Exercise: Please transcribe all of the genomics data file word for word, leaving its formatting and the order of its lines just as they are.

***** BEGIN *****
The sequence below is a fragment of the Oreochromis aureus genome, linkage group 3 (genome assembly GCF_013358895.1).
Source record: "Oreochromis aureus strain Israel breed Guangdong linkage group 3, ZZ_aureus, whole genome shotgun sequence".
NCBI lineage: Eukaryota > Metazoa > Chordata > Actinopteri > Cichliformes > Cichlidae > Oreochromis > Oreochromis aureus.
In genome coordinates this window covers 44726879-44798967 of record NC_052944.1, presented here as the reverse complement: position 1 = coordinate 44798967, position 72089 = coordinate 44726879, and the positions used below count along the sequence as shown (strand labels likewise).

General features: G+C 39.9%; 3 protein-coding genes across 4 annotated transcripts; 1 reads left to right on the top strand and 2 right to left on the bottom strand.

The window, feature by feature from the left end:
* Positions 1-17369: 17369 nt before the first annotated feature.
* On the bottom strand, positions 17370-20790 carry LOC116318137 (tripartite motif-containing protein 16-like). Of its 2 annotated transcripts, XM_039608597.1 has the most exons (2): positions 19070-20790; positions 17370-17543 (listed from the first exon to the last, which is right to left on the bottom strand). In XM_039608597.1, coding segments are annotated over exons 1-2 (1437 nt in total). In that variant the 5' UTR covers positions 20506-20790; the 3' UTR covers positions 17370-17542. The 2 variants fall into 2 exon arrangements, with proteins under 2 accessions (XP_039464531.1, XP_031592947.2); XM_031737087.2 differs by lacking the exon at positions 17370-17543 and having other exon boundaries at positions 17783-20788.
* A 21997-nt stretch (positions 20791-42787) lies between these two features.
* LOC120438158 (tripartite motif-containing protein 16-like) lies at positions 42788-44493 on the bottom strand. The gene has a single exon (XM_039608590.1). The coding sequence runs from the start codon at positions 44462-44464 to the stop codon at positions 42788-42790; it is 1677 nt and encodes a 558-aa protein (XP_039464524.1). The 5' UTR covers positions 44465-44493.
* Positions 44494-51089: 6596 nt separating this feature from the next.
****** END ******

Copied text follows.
The sequence below is a fragment of the Oreochromis aureus genome, linkage group 3 (genome assembly GCF_013358895.1).
Source record: "Oreochromis aureus strain Israel breed Guangdong linkage group 3, ZZ_aureus, whole genome shotgun sequence".
NCBI lineage: Eukaryota > Metazoa > Chordata > Actinopteri > Cichliformes > Cichlidae > Oreochromis > Oreochromis aureus.
In genome coordinates this window covers 44726879-44798967 of record NC_052944.1, presented here as the reverse complement: position 1 = coordinate 44798967, position 72089 = coordinate 44726879, and the positions used below count along the sequence as shown (strand labels likewise).

General features: G+C 39.9%; 3 protein-coding genes across 4 annotated transcripts; 1 reads left to right on the top strand and 2 right to left on the bottom strand.

The window, feature by feature from the left end:
* Positions 1-17369: 17369 nt before the first annotated feature.
* On the bottom strand, positions 17370-20790 carry LOC116318137 (tripartite motif-containing protein 16-like). Of its 2 annotated transcripts, XM_039608597.1 has the most exons (2): positions 19070-20790; positions 17370-17543 (listed from the first exon to the last, which is right to left on the bottom strand). In XM_039608597.1, coding segments are annotated over exons 1-2 (1437 nt in total). In that variant the 5' UTR covers positions 20506-20790; the 3' UTR covers positions 17370-17542. The 2 variants fall into 2 exon arrangements, with proteins under 2 accessions (XP_039464531.1, XP_031592947.2); XM_031737087.2 differs by lacking the exon at positions 17370-17543 and having other exon boundaries at positions 17783-20788.
* A 21997-nt stretch (positions 20791-42787) lies between these two features.
* LOC120438158 (tripartite motif-containing protein 16-like) lies at positions 42788-44493 on the bottom strand. The gene has a single exon (XM_039608590.1). The coding sequence runs from the start codon at positions 44462-44464 to the stop codon at positions 42788-42790; it is 1677 nt and encodes a 558-aa protein (XP_039464524.1). The 5' UTR covers positions 44465-44493.
* Positions 44494-51089: 6596 nt separating this feature from the next.